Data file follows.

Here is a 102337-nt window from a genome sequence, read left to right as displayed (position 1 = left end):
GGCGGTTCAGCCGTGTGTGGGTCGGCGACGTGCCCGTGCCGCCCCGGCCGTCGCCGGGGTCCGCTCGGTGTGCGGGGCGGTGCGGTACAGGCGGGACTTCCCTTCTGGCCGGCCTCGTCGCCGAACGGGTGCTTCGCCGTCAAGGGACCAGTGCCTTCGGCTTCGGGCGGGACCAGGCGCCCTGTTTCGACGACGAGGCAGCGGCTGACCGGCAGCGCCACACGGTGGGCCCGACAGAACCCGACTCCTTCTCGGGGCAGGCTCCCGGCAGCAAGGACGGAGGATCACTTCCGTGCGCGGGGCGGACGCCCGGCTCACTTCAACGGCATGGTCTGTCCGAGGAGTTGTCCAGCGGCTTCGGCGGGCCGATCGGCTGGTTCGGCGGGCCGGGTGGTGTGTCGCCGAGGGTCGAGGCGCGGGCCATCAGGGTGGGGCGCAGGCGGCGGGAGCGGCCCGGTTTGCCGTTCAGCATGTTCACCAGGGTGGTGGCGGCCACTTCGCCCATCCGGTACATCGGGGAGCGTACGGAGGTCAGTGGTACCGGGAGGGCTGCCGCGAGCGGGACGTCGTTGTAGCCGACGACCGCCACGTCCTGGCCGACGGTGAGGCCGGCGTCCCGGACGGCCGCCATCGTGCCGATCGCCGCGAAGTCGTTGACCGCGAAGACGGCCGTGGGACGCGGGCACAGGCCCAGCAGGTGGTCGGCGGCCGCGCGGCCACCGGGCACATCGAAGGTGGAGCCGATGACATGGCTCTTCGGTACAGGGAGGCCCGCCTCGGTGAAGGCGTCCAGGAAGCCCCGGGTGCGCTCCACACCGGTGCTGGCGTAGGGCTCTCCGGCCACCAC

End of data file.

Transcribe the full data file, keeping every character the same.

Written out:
Here is a 102337-nt window from a genome sequence, read left to right as displayed (position 1 = left end):
GGCGGTTCAGCCGTGTGTGGGTCGGCGACGTGCCCGTGCCGCCCCGGCCGTCGCCGGGGTCCGCTCGGTGTGCGGGGCGGTGCGGTACAGGCGGGACTTCCCTTCTGGCCGGCCTCGTCGCCGAACGGGTGCTTCGCCGTCAAGGGACCAGTGCCTTCGGCTTCGGGCGGGACCAGGCGCCCTGTTTCGACGACGAGGCAGCGGCTGACCGGCAGCGCCACACGGTGGGCCCGACAGAACCCGACTCCTTCTCGGGGCAGGCTCCCGGCAGCAAGGACGGAGGATCACTTCCGTGCGCGGGGCGGACGCCCGGCTCACTTCAACGGCATGGTCTGTCCGAGGAGTTGTCCAGCGGCTTCGGCGGGCCGATCGGCTGGTTCGGCGGGCCGGGTGGTGTGTCGCCGAGGGTCGAGGCGCGGGCCATCAGGGTGGGGCGCAGGCGGCGGGAGCGGCCCGGTTTGCCGTTCAGCATGTTCACCAGGGTGGTGGCGGCCACTTCGCCCATCCGGTACATCGGGGAGCGTACGGAGGTCAGTGGTACCGGGAGGGCTGCCGCGAGCGGGACGTCGTTGTAGCCGACGACCGCCACGTCCTGGCCGACGGTGAGGCCGGCGTCCCGGACGGCCGCCATCGTGCCGATCGCCGCGAAGTCGTTGACCGCGAAGACGGCCGTGGGACGCGGGCACAGGCCCAGCAGGTGGTCGGCGGCCGCGCGGCCACCGGGCACATCGAAGGTGGAGCCGATGACATGGCTCTTCGGTACAGGGAGGCCCGCCTCGGTGAAGGCGTCCAGGAAGCCCCGGGTGCGCTCCACACCGGTGCTGGCGTAGGGCTCTCCGGCCACCAC